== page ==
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Daily Reaction: Is Call of Duty’s Future Black?

August 13, 2012 Written by Dan Oravasaari

Daily Reaction is a new feature where Sebastian Moss & Dan Oravasaari discuss today’s most hard-hitting topics every single weekday.

It’s no surprise that Call of Duty has been taking the world by storm every year, as even some of the biggest franchises make room for its yearly winter release. Having broken day one sales for the last few years, it has just shown that the franchise has become more than a game release, it has become an anticipated event for millions around the world. Having endured the fallout and lawsuits from the original team that made up Infinity Ward, and even splintered into two franchises, it’s hard to imagine that much will slow down the momentum it’s already built. So, what will happen during this year’s Black Ops 2 release? Are we just going to see another set of record sales? Or will we finally see the first bit of waver in sales? We discuss Activision’s claim that COD‘s growth isn’t over.

Dan: I honestly think the release of CoD:Black Ops 2 will break record sales. It’s not a statement that needs a crystal ball, the franchise has just become a staple of this generation. That being said, the biggest tell for the series future will obviously be either next year’s release – or what they do on the next-generation of consoles. As Modern Warfare has finished its arc, and Black Ops will either finish during its sequel, or be dragged onto a trilogy in 2014, it’s hard to see them gaining any more momentum. So if they cannot insert another two new and more exciting set-pieces after this year, I think this year will be the peak of the Call of Duty franchise.

Seb: In many ways, the splintering of Infinity Ward was the best thing that could have happened to COD for Activision because it stopped Bobby Kotick going crazy again. Guitar Hero was a huge multi-billion dollar behemoth, and Kotick got greedy, started releasing DJ Hero, Band Hero, Piccolo Hero and more with different peripherals and barely any time between them. And what happened? The music games industry crashed. So, having not learned anything from their own history, Kotick planned on releasing a COD third person game and another unknown COD game, on top of the annual COD releases. But with Infinity Ward in trouble, those projects were cancelled to bring the teams in to work on MW3 and whatever their next gen game is. As long as Acti doesn’t ramp up their craziness again, and just sticks to annual COD releases I think that it’ll stick around for quite a while as long as they change the setting at least a little and continue marketing it more than an election campaign.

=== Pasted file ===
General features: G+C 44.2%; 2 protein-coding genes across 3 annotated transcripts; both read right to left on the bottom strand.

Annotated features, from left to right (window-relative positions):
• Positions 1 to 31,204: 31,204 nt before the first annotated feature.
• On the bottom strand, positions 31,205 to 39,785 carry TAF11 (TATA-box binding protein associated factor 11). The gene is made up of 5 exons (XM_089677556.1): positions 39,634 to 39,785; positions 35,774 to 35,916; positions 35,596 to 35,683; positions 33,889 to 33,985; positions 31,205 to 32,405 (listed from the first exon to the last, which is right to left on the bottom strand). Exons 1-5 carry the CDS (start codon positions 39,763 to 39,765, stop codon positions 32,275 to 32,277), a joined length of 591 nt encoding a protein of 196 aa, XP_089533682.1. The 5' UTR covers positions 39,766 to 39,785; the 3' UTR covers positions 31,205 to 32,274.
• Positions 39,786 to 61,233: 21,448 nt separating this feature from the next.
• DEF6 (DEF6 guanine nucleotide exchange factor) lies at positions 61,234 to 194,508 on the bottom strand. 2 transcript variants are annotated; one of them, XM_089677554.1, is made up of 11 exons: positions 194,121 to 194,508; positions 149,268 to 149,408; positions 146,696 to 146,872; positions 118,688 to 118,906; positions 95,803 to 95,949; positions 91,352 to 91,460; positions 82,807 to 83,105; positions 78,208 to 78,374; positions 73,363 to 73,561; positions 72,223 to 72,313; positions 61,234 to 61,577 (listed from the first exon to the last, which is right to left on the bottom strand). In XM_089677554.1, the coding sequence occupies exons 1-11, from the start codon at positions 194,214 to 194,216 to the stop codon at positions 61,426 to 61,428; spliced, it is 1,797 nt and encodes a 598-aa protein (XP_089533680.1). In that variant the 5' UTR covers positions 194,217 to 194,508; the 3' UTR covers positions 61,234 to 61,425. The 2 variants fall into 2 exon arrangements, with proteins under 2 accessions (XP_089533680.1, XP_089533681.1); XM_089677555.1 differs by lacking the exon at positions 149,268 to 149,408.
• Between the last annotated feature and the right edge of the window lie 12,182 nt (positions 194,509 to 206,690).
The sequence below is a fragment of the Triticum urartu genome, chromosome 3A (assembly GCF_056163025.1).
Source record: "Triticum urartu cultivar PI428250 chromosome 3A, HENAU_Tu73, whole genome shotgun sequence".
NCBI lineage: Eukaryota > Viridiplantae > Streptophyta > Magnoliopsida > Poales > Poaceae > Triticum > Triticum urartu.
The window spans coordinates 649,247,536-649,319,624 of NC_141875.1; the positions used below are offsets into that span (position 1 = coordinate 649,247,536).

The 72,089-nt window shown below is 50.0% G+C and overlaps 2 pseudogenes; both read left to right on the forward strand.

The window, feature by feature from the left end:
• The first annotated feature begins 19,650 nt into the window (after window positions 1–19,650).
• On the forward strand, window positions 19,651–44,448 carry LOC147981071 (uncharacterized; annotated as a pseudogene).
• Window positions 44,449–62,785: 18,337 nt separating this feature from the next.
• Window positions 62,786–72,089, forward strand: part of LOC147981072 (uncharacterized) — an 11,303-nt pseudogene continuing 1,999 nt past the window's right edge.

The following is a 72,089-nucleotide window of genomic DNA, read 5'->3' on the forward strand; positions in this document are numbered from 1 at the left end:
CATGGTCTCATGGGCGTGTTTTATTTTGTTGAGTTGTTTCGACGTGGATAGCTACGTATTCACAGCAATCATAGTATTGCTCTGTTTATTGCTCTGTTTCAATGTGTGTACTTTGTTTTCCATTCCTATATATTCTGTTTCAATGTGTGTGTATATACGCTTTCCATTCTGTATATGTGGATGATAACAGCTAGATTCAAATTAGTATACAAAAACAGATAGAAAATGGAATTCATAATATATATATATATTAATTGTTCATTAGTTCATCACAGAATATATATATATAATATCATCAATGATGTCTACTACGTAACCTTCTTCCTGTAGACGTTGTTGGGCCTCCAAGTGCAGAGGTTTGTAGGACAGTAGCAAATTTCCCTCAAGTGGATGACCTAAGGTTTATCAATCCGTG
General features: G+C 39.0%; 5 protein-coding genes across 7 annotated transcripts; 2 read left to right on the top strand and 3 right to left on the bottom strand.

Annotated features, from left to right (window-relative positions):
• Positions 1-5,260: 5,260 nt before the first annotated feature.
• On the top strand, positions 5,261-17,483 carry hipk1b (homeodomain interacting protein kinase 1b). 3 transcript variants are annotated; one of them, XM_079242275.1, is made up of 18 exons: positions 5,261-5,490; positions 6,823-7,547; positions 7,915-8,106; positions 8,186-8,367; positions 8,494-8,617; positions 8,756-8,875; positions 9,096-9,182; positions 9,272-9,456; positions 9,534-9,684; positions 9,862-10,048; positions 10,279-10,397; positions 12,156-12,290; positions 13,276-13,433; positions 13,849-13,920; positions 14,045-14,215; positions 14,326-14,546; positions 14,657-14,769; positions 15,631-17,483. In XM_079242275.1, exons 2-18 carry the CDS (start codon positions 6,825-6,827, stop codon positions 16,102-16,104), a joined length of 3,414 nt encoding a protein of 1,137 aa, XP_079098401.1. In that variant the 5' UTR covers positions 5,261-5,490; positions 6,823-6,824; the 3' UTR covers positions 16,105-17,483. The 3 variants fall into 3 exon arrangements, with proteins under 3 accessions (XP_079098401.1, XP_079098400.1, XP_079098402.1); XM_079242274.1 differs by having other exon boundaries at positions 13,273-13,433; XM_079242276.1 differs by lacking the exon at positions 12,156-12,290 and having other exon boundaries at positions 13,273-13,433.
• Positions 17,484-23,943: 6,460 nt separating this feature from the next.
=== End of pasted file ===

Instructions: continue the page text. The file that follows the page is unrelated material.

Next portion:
Dan: I actually disagree, the leaving of Jason West and Frank Zampella marked the inevitable death of the series. Bobby Kotick as you said has a knack for bleeding any popular product to death, so what would have been best for the series in the long-run would have been to keep a developer – who was willing to stand up and stop the madness. Cause all the splintering of Infinity Ward did was delay the fact that we will see a Call of Duty Hero, and other branded products with the CoD logo stamped on them. There is just nothing left to stop Kotick from releasing branded plates and backpacks, that will sit on shelves next to Dora the Explorer, and Hannah Montana. On top of the major problem that Infinity Ward as it currently stands cannot find a way to improve on the product. It has taken Treyarch, a once regarded “B-team” developer to push the franchise to new heights, by including new modes like Zombie, and Strike Force. Infinity Ward, is now just a shell, and just cannot keep this series afloat by themselves anymore.

Seb: I agree with the fact that there’s nothing stopping Kotick making COD toothbrushes, but I disagree with the fact that West or Zampella would have been able to stand against him. COD4’s modern setting was originally actually hidden from Activision who wanted another WW2 game – that’s something that could now never happen, Activision is watching every COD game like a hawk, ensuring that everything is incredibly similar to the last title. But that’s not going to affect sales that much. I might be a bit of a cynical bastard, but it’s a fact that most people are stupid or cautious. They always buy the same thing because a) they can’t bother looking for something better or b) they’ve found something they like, and don’t see the need to risk their money on something else. As long as those people exist, and Activision doesn’t overdo it with a COD game a week, they’ll be able to milk the gamers year in year out, until that generation of players has grown up. COD isn’t going to go anywhere any time soon, it might fluctuate in sales by a few million here and there, but as long as there’s people out there that don’t want to try something new, don’t mind watching Transformers: Dark of the Moon, and eat the same meal every Wednesday, then Activision’s bank balance is going to be pretty rosy.

Are you excited for this year’s installment of Call of Duty, or are you starting to feel wary of the series annual release cycle? Which CoD do you think was the pinnacle of the franchise? and will they surpass it before we see a dip in sales? Let us know in the comments, and follow both Seb and Dan on Twitter to hear more.